Donald J. Cram Biography
(One of the Founders of 'Host-Guest Chemistry')
Birthday: April 22, 1919 (Taurus)
Born In: Chester, Vermont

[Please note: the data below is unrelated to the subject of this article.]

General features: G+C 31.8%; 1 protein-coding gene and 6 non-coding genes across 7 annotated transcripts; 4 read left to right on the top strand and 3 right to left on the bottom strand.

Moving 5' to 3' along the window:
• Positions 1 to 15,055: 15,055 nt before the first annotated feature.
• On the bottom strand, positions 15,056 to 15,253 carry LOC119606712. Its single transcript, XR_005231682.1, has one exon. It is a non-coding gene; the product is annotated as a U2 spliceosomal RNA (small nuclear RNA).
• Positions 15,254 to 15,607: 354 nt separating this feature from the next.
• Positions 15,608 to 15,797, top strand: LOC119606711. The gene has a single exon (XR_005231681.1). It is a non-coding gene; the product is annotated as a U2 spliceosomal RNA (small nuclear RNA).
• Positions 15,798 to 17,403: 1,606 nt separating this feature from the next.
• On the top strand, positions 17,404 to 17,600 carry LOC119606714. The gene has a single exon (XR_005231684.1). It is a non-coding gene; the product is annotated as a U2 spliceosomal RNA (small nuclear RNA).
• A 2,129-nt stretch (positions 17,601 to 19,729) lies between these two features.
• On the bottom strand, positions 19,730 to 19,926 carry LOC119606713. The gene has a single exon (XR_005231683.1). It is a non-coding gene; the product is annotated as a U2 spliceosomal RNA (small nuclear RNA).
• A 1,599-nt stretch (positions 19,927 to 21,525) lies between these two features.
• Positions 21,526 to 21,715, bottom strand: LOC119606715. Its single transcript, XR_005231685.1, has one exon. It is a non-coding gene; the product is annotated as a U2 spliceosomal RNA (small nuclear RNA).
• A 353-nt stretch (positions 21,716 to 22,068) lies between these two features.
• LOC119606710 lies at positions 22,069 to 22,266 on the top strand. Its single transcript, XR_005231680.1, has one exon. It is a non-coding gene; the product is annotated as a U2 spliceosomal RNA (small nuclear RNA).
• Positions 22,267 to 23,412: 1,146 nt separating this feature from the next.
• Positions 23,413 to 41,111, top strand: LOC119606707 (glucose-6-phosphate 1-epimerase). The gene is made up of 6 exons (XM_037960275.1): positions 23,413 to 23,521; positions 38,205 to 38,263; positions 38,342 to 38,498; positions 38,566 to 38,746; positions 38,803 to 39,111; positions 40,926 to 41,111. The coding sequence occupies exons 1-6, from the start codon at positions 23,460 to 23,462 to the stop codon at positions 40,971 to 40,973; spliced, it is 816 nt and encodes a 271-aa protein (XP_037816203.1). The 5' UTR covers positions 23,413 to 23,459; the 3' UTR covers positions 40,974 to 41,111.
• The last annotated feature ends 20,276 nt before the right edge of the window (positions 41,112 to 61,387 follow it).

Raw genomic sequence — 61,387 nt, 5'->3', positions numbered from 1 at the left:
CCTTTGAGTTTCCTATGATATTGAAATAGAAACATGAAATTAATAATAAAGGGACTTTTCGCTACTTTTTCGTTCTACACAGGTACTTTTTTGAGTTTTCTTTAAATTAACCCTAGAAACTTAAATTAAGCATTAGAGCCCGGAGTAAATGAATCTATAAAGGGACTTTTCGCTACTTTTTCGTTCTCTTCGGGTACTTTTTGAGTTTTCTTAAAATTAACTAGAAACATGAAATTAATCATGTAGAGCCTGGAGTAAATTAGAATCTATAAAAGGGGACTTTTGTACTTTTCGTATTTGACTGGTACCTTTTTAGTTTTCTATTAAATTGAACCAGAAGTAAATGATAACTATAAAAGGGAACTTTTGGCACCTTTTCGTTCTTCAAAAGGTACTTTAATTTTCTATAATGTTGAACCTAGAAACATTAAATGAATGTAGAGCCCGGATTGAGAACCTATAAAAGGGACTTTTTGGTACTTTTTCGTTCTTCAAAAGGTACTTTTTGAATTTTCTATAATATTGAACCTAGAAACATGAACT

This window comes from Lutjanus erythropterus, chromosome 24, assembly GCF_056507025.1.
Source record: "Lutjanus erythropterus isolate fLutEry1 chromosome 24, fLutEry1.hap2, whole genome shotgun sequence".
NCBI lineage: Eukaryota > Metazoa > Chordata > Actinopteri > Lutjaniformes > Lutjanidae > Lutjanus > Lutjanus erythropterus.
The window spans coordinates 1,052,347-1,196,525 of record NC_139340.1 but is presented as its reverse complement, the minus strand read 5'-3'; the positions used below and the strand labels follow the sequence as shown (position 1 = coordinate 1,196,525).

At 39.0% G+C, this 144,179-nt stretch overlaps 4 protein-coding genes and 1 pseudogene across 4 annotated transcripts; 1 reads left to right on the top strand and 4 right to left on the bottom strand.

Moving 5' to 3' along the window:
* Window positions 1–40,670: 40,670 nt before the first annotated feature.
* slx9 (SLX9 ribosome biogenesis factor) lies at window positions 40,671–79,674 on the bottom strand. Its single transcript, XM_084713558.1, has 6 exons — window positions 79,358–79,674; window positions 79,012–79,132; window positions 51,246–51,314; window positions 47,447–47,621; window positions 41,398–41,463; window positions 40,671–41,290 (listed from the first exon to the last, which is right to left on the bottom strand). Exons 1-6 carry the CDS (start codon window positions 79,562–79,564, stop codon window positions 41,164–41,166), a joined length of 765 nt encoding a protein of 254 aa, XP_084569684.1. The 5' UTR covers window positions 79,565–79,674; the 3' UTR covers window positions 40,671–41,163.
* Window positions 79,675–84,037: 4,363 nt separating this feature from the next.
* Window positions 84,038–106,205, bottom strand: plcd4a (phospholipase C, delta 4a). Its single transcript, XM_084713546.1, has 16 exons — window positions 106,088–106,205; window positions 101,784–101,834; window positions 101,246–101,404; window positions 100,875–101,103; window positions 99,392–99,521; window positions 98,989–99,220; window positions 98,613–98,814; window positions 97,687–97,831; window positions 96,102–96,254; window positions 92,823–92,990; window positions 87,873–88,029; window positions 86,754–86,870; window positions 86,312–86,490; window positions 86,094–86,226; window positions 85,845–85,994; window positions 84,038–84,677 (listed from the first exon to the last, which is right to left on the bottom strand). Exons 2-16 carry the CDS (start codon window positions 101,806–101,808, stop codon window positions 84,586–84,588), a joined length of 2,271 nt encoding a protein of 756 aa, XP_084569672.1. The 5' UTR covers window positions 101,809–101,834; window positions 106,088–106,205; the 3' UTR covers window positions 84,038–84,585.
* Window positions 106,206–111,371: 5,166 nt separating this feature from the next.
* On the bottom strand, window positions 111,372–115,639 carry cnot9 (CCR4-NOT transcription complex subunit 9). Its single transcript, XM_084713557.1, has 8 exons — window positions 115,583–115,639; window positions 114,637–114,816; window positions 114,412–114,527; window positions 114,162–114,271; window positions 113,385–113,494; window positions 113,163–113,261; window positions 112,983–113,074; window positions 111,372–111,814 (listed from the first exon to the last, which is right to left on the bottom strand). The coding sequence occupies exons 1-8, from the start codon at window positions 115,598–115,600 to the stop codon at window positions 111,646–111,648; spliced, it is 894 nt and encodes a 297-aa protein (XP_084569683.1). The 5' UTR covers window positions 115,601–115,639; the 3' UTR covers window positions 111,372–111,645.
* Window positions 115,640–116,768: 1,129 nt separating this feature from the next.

Donald James Cram was an eminent American chemist who, along with Charles J. Pedersen and Jean-Marie Lehn, won the prestigious Nobel Prize for Chemistry in 1987 “for their development and use of molecules with structure-specific interactions of high selectivity”. The trio was the originator of the field of ‘host-guest chemistry’. Cram received his B.S. degree in Chemistry from the Rollins College in Florida followed by a M.S. degree in Organic Chemistry from the University of Nebraska. In 1947, he received his Ph.D degree from Harvard University and after spending three months as a postdoctoral scholar at Massachusetts Institute of Technology, he joined the faculty of the University of California at Los Angeles to become a full Professor by 1956. For over forty years, he taught more than 12,000 undergraduates, supervised nearly 120 doctoral and 100 postdoctoral students, and published more than 400 papers and eight books. Alongside his distinguished academic career, he remained committed to chemical research till the very end. He invented the ‘Cram's Rule’ which provided a methodology for calculating the result of nucleophilic attack of carbonyl compounds. He also expanded upon Pedersen’s innovative synthesis of ‘crown ethers’ and built a range of differently shaped molecules that could attach selective atoms to themselves owing to their corresponding three-dimensional structure.